Fun for Meddling Kids Animator Iwao Takamoto, the Hanna-Barbera creative designer who brought the world its first talking and crime-solving Great Dane, describes his career and signs artwork at "An Afternoon of Scooby-Doo." The septuagenarian Takamoto, a Disney veteran who worked on Lady and the Tramp and 101 Dalmatians, joined Hanna-Barbera in 1960, and went on to design The Jetsons, The Flintstones, and Jonny Quest. The event begins at 1 p.m. at the Suspended Animation Gallery, 260 Stockton, S.F. Admission is free; call 433-7787.
World Clique Leaders and intellectuals from all points globally converge locally at the second State of the World Forum. Former Congresswoman Bella Abzug, scientist Jane Goodall, and Professor Betty Friedan join leaders from several countries at the forum's first presentation, "Beyond Beijing: Women in Leadership." Former Soviet leader Mikhail Gorbachev, Israeli Defense Minister Shimon Peres, and Haitian President Jean-Bertrand Aristide follow with the discussion "Challenges to Democracy in Times of Turbulence." Talks begin at 9:15 a.m. at the Masonic Auditorium, 1111 California, S.F. Admission is $20-40; call 392-4400. Goodall also speaks at 9:30 and 11 a.m. (when a blessing of the animals takes place) at Grace Cathedral's Gresham Hall, 1100 California, S.F. Admission is free; call 749-6360. Aristide speaks as well at 7:30 p.m. at King Middle School, 1781 Rose, North Berkeley. Admission is $12-15; call (510) 848-6767, ext. 612. And Dr. Gottfried Wagner, a conference guest, also speaks on "Beyond Wagner and Hitler: Confronting German and Personal History After the Holocaust" at 7 p.m. Monday at the Cowell Theater, Fort Mason, S.F. Admission is $5-15; call 751-6040.
Castles in the Sand Teams of blueprint-waving, bucket-wielding architecture firms storm the beach and raise sand-castle-making standards at the Leap Sand Castle Classic. Twenty-five teams will try to beat the clock and thwart the elements while they construct dream homes from sand and beach detritus; public schools and arts education programs benefit. The competition begins at 11 a.m. at Aquatic Park, Jefferson & Polk, S.F. Admission is free although $1-5 donations are suggested; call 861-1899.
Sisters 'N' Arms From Australia to Zimbabwe, the YWCA Week Without Violence aims to educate communities worldwide about violence-related issues like gun accessibility and conflict resolution. The San Francisco YWCA offers its own week of events, beginning with a public conference outside City Hall. The mayor, Supervisors Leslie Katz and Michael Yaki, and YWCA representatives will address local violent crime statistics and introduce the Silent March Against Gun Violence, a collection of victims' shoes with notes inside describing the personal effects of gun violence, and the Silent Witness Campaign, in which life-size plywood figures will represent women murdered by a partner. Schedules of events taking place around town will be available at the conference, which begins at 9:30 a.m. at 401 Van Ness, S.F. Admission is free; call 775-6502, ext. 306.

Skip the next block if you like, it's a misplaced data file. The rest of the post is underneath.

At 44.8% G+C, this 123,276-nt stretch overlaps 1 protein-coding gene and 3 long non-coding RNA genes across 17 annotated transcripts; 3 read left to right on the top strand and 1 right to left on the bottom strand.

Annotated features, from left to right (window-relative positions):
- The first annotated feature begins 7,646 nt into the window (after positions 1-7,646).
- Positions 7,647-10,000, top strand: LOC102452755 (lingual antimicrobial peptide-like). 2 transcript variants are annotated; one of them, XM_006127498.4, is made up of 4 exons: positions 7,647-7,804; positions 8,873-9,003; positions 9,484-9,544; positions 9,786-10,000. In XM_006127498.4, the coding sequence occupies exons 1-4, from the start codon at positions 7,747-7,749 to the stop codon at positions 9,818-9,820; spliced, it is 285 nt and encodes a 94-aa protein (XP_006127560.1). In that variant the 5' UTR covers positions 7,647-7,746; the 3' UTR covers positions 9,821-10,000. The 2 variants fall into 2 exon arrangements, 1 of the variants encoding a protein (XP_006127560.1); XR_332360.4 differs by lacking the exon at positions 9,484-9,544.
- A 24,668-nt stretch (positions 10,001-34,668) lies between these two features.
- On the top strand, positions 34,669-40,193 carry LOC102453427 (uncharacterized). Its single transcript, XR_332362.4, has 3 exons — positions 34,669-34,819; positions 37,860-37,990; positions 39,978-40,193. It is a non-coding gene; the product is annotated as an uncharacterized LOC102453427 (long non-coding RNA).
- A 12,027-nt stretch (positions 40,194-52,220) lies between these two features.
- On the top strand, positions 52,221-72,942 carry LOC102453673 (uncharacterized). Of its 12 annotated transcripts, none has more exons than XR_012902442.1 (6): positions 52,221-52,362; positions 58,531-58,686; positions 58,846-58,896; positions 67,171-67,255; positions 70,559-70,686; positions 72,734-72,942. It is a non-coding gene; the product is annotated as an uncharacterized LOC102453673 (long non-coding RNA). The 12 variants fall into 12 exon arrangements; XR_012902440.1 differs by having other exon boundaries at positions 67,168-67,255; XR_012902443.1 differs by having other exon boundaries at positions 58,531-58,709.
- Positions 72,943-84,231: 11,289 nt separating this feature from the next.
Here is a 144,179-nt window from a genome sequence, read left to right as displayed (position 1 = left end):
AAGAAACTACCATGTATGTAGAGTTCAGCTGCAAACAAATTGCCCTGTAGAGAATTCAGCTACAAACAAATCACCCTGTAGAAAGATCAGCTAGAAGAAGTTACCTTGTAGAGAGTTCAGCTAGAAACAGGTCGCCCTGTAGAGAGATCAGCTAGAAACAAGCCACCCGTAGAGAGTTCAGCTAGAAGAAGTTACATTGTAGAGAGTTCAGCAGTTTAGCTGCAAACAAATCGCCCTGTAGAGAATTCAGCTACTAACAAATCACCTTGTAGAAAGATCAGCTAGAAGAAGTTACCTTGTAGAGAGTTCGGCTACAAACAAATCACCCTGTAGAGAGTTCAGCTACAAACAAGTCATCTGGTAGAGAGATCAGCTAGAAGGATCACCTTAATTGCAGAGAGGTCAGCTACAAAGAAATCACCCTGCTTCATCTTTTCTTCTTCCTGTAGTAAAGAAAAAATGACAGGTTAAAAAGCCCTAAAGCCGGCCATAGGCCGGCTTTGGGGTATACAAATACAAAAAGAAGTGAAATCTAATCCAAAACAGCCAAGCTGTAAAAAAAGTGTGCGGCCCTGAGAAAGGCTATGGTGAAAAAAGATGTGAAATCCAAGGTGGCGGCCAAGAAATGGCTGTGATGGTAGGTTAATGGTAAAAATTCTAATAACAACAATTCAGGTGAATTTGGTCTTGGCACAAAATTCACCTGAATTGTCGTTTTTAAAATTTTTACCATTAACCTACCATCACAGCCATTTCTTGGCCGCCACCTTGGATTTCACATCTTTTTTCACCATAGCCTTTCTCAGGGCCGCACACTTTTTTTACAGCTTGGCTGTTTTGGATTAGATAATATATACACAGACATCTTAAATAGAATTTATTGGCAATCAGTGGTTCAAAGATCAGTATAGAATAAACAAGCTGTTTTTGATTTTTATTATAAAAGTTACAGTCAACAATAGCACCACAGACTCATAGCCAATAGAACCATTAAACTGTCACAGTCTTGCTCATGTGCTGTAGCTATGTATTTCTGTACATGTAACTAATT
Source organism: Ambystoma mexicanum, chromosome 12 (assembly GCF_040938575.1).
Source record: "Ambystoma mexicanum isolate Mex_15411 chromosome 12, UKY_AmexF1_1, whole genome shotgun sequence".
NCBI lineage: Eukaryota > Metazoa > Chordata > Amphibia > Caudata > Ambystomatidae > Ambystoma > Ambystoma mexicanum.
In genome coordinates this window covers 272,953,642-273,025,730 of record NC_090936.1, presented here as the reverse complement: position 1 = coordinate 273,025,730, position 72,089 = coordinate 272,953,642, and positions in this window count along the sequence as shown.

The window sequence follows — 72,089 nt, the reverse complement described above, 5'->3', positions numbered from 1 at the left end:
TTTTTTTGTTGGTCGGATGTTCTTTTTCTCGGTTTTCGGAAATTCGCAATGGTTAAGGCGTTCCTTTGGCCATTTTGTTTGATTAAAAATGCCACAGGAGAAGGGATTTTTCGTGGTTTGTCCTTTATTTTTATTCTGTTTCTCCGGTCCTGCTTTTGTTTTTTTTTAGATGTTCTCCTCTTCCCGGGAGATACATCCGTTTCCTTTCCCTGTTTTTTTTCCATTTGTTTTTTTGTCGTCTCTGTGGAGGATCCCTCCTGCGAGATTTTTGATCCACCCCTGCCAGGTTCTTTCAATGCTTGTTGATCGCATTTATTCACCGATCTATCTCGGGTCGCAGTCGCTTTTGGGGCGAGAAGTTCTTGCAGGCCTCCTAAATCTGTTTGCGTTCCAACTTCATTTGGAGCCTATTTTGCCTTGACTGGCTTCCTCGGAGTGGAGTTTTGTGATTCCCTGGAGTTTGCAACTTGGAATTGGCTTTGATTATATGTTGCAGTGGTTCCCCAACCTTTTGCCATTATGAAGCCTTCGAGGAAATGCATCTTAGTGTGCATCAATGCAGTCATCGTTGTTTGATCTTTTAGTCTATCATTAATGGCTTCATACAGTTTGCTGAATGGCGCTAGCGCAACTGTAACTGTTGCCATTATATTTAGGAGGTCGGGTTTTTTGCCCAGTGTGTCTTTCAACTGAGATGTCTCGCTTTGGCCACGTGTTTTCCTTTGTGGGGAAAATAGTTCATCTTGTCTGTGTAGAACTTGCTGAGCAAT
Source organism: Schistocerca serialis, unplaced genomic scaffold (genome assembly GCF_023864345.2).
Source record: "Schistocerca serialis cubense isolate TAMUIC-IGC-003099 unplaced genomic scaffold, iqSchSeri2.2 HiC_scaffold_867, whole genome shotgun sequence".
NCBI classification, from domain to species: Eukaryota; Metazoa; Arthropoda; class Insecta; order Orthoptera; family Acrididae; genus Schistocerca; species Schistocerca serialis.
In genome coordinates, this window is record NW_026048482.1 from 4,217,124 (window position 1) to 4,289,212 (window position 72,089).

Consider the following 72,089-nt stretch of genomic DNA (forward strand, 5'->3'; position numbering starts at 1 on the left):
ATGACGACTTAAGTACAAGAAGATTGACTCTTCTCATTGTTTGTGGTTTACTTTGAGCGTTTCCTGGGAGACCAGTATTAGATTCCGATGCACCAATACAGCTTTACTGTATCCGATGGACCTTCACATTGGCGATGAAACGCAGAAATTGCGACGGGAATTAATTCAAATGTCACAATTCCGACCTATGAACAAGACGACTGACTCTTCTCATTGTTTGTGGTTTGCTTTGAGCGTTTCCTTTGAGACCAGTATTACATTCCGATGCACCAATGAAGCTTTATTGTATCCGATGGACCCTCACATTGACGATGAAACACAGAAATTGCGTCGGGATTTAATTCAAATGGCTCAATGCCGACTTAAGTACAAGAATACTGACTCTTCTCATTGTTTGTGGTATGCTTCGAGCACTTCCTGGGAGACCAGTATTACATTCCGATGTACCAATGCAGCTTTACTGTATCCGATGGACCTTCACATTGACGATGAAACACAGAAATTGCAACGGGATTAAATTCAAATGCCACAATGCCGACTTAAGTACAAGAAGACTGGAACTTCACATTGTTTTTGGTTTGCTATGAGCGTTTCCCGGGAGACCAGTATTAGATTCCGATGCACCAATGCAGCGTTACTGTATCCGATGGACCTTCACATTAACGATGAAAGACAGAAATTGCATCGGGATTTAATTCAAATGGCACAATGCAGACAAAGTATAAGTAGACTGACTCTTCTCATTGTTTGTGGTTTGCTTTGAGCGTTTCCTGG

Driving for Dollars What will get people to stop driving alone to work? Lavish gifts? If that's what it takes, RIDES for Bay Area Commuters is ready to put out. The group encourages commuters to help clear the air and the roads by sharing rides, and offers services matching up car and bicycle owners with like-minded commuters. Given recent major construction on local thoroughfares, California Rideshare Week, a 10-year-old statewide tradition, has taken on a whole new significance. Under this year's theme, "Commute for Loot," car- and van-pooling, public transit-using, and bicycle-riding workers who fill out pledge forms become eligible for prizes ranging from a $3,000 gift certificate from AAA Travel to two free tickets on United Airlines, as well as new mountain bikes and cell phones. The event runs through Friday; call (800) 775-POOL for forms and ride-sharing information.
Fast Forward The Third Annual Jewish Video Competition, themed "Community History" and curated by the Judah L. Magnes Museum, offers an abbreviated global tour of Jewish culture, from the story of the oldest synagogue in Mississippi in The Natchez Jewish Experience, to the post-Communist lives of Prague's Jewish women in Mimo (Beyond), to South Philadelphia's original immigrant community in Echoes From a Ghost Minvan. The program, which also features The Land Was Theirs: Jewish Farmers and Their Communities and The Temple, airs at 9 p.m. on Cable Channel 52.
Monk Fest There's modern art and then there's ancient art, the kind with centuries-old roots. The Drepung Loseling Monastery, established in 1416, was Tibet's largest spiritual institution, until the Communist Chinese invasion in 1959, after which many monks relocated to India. Nine Buddhist lamas from the monastery's re-established sacred-arts training program will perform in "The Mystical Arts of Tibet: Sacred Music Sacred Dance for World Healing." Distinguishing features include the masked and costumed dances of the Skeleton Lords and the Black Hat Masters, traditional instruments like the 10-foot-long dunchen trumpet, and multiphonic songs, in which chantmasters intone three notes at once, creating a complex chord. The show begins at 8 p.m. (a pre-concert talk is held at 7 p.m.) at Zellerbach Hall, Bancroft & Telegraph, UC Berkeley campus. Admission is $14-26; call (510) 642-9988. The monks will also construct a mandala sand painting the previous Wednesday through Sunday at the University Art Museum, 2625 Durant, Berkeley. Admission to the museum is free-$6; call (510) 642-0808.
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